Freedom to fear — Christine SK Lai

JANUARY 9 — There’s something disconcerting about a democracy that cultivates fear in the name of equal rights.

Somebody shoots off his/her mouth carelessly on social media and ends up being fired. Certainly I don’t support rude, uncouth, crude, crass or totally uncalled for remarks about another human being, no matter what my personal opinion is about their person or the things they do or don’t do. So yes, I think some people say some pretty distasteful, disgusting and sometimes dumb things. But then, that’s democracy, isn’t it? – the right to say and/or do anything, as long as it’s not a crime. If there are elements of a crime, then let the authorities do what they are supposed to do. That’s how my simple mind processes the concept anyway.

To put it in practical terms... if you object to what I say – when I am exercising my right to speak –  you can call up your ‘like – minded gang’ and march on the streets or at my work-place and demand my boss fire me. That’s your right after all. Everybody’s equal, and equally exercising their democratic rights. No problem –  except for the boss who is dragged into a most unsavoury situation, concerning an employee’s conduct during non-working hours regarding non work-related issues.

Of course the normal employment contract couches actionable misconduct in very wide terms. So I guess it would be well within the rights of every employer to terminate a worker who does anything that can or may adversely affect its reputation, business, or  operations.

Certainly having a mob of demonstrators brandishing memos outside your office building isn’t exactly desired publicity or good advertising PR. Might as well just let go the one who created this troublesome situation in the first place. After all, it’s legally justifiable. Too bad if that employee was a good worker in all other aspects.

The lesson for all employees is simple –  watch your mouth or rather your fingers when you hit the keyboard with your so-clever (you think) comment on this, that or the other, lest you find yourself being the subject of protests, hate-mail or worse on the chopping board of your boss. In short, if you value your job, shut your mouth (and your brain?) is the safest policy. Likewise for employers, maybe there should be an express clause to prohibit employees from disclosing company details on social media. But I doubt that would work, in a world where everybody’s so ‘connected’, where deleting posts or even accounts can’t hide what can be captured instantly by a screen-shot and viral-ed the next second.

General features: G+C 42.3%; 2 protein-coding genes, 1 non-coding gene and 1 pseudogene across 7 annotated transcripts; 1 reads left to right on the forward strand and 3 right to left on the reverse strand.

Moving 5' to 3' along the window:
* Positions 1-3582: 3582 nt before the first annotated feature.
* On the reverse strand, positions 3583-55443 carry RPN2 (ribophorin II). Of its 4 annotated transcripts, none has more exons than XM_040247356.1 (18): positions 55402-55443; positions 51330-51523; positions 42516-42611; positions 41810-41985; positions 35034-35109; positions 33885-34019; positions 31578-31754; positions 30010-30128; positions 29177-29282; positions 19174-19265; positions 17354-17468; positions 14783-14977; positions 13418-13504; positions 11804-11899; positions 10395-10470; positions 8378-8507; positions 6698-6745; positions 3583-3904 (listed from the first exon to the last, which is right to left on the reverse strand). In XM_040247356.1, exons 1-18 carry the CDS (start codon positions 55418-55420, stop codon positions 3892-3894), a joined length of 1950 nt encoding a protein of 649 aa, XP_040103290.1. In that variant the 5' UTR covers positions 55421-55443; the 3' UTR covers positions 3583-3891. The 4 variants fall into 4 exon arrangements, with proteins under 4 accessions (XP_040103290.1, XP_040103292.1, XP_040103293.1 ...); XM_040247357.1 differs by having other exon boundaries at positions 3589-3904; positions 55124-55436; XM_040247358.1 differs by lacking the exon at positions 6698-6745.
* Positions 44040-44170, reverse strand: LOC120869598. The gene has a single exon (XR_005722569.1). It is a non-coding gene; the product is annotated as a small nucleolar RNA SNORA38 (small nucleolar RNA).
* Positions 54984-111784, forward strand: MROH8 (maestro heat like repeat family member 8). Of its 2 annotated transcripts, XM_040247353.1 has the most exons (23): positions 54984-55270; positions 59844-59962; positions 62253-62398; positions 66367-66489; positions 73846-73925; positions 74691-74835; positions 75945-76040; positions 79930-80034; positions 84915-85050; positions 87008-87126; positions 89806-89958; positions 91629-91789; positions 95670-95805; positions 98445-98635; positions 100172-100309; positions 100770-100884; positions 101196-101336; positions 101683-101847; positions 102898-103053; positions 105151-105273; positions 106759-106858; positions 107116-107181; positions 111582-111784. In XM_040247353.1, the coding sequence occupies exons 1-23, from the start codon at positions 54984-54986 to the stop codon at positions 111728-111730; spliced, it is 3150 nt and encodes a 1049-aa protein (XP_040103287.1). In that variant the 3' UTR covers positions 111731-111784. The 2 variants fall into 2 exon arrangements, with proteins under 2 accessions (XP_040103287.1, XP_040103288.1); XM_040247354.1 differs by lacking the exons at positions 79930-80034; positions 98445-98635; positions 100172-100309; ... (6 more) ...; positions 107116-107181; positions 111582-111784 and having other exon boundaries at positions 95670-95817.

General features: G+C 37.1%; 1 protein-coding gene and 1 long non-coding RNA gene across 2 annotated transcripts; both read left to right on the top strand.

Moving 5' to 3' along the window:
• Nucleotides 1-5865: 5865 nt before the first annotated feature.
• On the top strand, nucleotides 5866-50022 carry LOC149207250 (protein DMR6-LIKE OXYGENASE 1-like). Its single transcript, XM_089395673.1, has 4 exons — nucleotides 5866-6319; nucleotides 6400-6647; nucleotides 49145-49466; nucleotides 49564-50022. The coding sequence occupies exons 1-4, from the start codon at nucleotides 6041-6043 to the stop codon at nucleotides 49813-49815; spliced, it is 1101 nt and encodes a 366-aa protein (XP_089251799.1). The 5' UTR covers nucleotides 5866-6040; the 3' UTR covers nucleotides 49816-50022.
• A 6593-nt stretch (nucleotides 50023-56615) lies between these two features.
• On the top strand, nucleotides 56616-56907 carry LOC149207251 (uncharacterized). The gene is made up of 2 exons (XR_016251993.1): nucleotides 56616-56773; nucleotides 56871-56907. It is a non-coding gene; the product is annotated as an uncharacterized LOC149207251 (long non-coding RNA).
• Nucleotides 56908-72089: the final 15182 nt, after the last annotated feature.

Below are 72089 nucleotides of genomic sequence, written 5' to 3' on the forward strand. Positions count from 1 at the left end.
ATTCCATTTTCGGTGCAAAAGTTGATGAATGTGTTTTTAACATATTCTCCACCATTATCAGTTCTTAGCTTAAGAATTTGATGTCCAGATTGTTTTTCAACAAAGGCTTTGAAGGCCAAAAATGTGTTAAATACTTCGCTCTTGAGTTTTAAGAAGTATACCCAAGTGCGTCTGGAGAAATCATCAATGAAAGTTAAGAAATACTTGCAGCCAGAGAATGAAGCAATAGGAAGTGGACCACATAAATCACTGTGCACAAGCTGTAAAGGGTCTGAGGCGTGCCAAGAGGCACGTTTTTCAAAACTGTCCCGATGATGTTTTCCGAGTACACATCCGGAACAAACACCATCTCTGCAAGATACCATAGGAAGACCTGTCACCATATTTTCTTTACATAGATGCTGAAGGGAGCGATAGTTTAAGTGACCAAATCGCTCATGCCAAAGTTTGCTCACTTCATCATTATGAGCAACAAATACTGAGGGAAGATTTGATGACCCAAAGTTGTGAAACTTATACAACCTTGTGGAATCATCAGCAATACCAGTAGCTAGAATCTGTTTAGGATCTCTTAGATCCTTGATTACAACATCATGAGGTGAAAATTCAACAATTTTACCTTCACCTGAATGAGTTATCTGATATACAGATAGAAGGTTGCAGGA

I wonder, is all that democracy or fear ? It’s almost like the public at large can – when it makes enough ‘noise’ – actually hold a private company to ransom to demand a private employee be fired for exercising the right to express an opinion, which is deemed ‘insulting’, ‘annoying’, or just plain disagreeable. In fact it’s become so ludicrous outsiders can ‘insist’ a person be fired, and not just be allowed to quietly resign. No matter that we are talking of not just putting a person out of a job but labelling that one as guilty of professional misconduct – how would you like that on your reference/resume?

Sure, those who dare speak up should be prepared to face whatever consequences – that’s how the cookie crumbles. But I can’t help wondering, in the democratic process, what happened to mercy and grace for people we find ‘unlikeable’ (whom in all honesty we really don’t think too highly of), who hold vastly different opinions from us?

I guess as far as humanity goes, mercy and grace are reserved for the spiritual realm, although I distinctly remember the Bible exhorts me to be merciful , even as God is merciful.

It’s so easy to be provocative, although we may not intend to be. By the same measure, it’s also so very easy to allow ourselves to be provoked and to react in (perceived) defence of race, religion and matters dear to our hearts, which others may not share.

How sad we cannot accept that humans – whether they be leaders or ordinary people in the street – can and do make mistakes. We expect ‘our’ rights to be respected, and woe to anyone who dare trample on our tails. How tragic we can’t be big-hearted enough to accept apologies tendered and amends made, but like Shakespeare’s revengeful Shylock demand ‘our’ pound of flesh, according to ‘our’ rights. We even expect miracles of a transformed nation and a united society just because we democratically voted in a new government. Is it so difficult to exercise patience and forbearance, to build up instead of tear down people who may not “have-it-all-together”?

I have a rather naïve theory that the problem with Malaysians is the preoccupation with this thing called ‘ours’, because it is unfortunately taken to mean ‘versus’ i.e. in opposition or against ‘others’. Inevitably, we end up fighting everyone else over everything.

So I wonder what good is democracy if at the end of the day, all it produces is anger and fear?

*This is the personal opinion of the writer and does not necessarily represent the views of Malay Mail.

Related Articles